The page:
Friday, June 29, 2012

Children With ADHD Show Olfactory Deficits

Children with attention-deficit/hyperactivity disorder (ADHD) may not be able to smell as well as their peers, and researchers say that olfactory function might be a useful biological marker for early diagnosis, treatment, and prognosis of ADHD. Researchers at the Research Center for Psychiatry and Behavioral Sciences at the Shiraz University of Medical Sciences in Iran published in the June Psychiatry Investigation the results of their study of 50 participants aged 8 to 15 with ADHD who were compared with 50 controls. The two groups were matched for age, gender, and Mean School Scores (MSS). They assessed odor identification and threshold through a smell test composed of two tests of identification and detection threshold. Odor identification was assessed using chemical essences of five common odorants.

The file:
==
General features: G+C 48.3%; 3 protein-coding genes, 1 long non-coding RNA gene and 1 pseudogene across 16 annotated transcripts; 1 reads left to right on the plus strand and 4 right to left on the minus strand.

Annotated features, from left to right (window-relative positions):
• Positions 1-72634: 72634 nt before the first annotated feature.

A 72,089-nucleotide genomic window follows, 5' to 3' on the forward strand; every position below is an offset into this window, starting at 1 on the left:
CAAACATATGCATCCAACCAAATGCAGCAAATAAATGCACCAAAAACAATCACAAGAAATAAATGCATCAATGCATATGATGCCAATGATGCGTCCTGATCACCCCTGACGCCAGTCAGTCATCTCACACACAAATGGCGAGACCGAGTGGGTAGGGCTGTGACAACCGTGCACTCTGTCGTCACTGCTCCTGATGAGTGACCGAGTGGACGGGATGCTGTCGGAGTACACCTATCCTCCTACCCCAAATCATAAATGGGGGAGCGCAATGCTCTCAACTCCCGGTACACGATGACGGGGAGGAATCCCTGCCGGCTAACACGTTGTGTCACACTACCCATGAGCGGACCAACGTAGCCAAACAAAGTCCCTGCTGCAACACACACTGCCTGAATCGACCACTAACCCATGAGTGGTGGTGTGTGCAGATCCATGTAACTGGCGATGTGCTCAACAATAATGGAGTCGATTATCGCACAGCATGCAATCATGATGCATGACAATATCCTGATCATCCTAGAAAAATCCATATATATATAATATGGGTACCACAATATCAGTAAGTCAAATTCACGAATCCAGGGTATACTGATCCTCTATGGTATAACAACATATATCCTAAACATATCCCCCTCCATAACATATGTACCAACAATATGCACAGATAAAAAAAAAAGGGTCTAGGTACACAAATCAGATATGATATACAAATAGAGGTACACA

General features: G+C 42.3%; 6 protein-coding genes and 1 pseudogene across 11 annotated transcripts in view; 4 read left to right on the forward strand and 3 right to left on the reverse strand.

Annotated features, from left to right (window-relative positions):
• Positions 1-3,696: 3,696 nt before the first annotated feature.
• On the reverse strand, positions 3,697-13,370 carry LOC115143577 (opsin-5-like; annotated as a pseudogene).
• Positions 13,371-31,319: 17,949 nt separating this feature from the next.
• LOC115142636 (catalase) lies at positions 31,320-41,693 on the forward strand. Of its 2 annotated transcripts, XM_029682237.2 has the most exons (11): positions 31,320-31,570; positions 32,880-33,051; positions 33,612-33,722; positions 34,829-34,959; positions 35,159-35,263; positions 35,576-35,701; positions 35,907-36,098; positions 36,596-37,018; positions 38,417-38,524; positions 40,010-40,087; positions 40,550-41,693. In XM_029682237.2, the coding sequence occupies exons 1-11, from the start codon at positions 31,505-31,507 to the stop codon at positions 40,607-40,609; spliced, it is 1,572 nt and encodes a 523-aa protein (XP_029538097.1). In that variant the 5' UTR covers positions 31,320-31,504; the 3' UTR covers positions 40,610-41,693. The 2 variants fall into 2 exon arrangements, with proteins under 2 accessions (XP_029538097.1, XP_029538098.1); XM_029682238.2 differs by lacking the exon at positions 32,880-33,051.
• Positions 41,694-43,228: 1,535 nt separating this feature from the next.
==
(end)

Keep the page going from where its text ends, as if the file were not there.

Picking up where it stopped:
The mean Sensory Identification Score for children with ADHD and for the control group was 3.76 and 4.46, respectively. The mean for Sensory Threshold Score for the ADHD subjects and for the control group was 6.4 and 9.75, respectively. The researchers said their results do not seem to be a result of olfactory task difficulty and were not influenced by age, gender, or MSS.

Recent research has also identified rare genetic variations in children with ADHD that may help identify children at risk for developing the disorder. Read more about those findings in Psychiatric News, here
(image: n Goldswain/


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